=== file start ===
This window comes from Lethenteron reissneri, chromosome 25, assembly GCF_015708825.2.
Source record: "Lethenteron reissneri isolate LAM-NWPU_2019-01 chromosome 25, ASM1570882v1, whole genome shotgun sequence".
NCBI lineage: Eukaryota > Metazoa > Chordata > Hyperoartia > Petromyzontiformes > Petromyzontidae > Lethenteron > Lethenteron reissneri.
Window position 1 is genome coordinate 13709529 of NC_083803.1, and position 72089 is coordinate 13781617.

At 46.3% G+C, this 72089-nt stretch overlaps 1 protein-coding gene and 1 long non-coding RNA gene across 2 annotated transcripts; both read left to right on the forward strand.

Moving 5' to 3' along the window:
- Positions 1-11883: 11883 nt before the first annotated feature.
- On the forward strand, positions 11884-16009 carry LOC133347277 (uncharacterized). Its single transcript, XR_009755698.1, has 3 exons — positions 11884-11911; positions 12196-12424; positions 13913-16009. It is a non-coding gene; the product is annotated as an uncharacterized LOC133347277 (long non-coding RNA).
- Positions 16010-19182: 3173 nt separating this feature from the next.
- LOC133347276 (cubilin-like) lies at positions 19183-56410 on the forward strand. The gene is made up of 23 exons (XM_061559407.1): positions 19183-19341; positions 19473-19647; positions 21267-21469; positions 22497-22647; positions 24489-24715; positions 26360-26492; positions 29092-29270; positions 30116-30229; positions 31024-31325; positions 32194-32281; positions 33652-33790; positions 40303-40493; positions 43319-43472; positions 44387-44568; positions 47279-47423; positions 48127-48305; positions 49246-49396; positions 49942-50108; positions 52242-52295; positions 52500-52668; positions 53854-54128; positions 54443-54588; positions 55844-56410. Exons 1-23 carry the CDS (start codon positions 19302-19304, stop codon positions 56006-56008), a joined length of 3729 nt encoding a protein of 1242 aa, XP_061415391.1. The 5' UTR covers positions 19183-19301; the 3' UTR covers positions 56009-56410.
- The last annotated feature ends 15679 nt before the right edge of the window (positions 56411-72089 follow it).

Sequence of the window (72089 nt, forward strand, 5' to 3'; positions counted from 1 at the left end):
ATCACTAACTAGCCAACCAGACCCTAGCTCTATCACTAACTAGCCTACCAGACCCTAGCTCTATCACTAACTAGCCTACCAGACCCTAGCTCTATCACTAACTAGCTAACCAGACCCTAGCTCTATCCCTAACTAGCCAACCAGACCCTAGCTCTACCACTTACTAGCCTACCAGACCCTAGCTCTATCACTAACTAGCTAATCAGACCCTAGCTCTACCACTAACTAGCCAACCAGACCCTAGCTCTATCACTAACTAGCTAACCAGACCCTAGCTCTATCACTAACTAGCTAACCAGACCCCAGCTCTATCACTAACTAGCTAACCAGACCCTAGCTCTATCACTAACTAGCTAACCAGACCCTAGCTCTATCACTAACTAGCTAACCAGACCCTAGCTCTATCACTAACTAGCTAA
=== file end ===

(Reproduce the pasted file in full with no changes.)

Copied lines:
This window comes from Lethenteron reissneri, chromosome 25, assembly GCF_015708825.2.
Source record: "Lethenteron reissneri isolate LAM-NWPU_2019-01 chromosome 25, ASM1570882v1, whole genome shotgun sequence".
NCBI lineage: Eukaryota > Metazoa > Chordata > Hyperoartia > Petromyzontiformes > Petromyzontidae > Lethenteron > Lethenteron reissneri.
Window position 1 is genome coordinate 13709529 of NC_083803.1, and position 72089 is coordinate 13781617.

At 46.3% G+C, this 72089-nt stretch overlaps 1 protein-coding gene and 1 long non-coding RNA gene across 2 annotated transcripts; both read left to right on the forward strand.

Moving 5' to 3' along the window:
- Positions 1-11883: 11883 nt before the first annotated feature.
- On the forward strand, positions 11884-16009 carry LOC133347277 (uncharacterized). Its single transcript, XR_009755698.1, has 3 exons — positions 11884-11911; positions 12196-12424; positions 13913-16009. It is a non-coding gene; the product is annotated as an uncharacterized LOC133347277 (long non-coding RNA).
- Positions 16010-19182: 3173 nt separating this feature from the next.
- LOC133347276 (cubilin-like) lies at positions 19183-56410 on the forward strand. The gene is made up of 23 exons (XM_061559407.1): positions 19183-19341; positions 19473-19647; positions 21267-21469; positions 22497-22647; positions 24489-24715; positions 26360-26492; positions 29092-29270; positions 30116-30229; positions 31024-31325; positions 32194-32281; positions 33652-33790; positions 40303-40493; positions 43319-43472; positions 44387-44568; positions 47279-47423; positions 48127-48305; positions 49246-49396; positions 49942-50108; positions 52242-52295; positions 52500-52668; positions 53854-54128; positions 54443-54588; positions 55844-56410. Exons 1-23 carry the CDS (start codon positions 19302-19304, stop codon positions 56006-56008), a joined length of 3729 nt encoding a protein of 1242 aa, XP_061415391.1. The 5' UTR covers positions 19183-19301; the 3' UTR covers positions 56009-56410.
- The last annotated feature ends 15679 nt before the right edge of the window (positions 56411-72089 follow it).

Sequence of the window (72089 nt, forward strand, 5' to 3'; positions counted from 1 at the left end):
ATCACTAACTAGCCAACCAGACCCTAGCTCTATCACTAACTAGCCTACCAGACCCTAGCTCTATCACTAACTAGCCTACCAGACCCTAGCTCTATCACTAACTAGCTAACCAGACCCTAGCTCTATCCCTAACTAGCCAACCAGACCCTAGCTCTACCACTTACTAGCCTACCAGACCCTAGCTCTATCACTAACTAGCTAATCAGACCCTAGCTCTACCACTAACTAGCCAACCAGACCCTAGCTCTATCACTAACTAGCTAACCAGACCCTAGCTCTATCACTAACTAGCTAACCAGACCCCAGCTCTATCACTAACTAGCTAACCAGACCCTAGCTCTATCACTAACTAGCTAACCAGACCCTAGCTCTATCACTAACTAGCTAACCAGACCCTAGCTCTATCACTAACTAGCTAA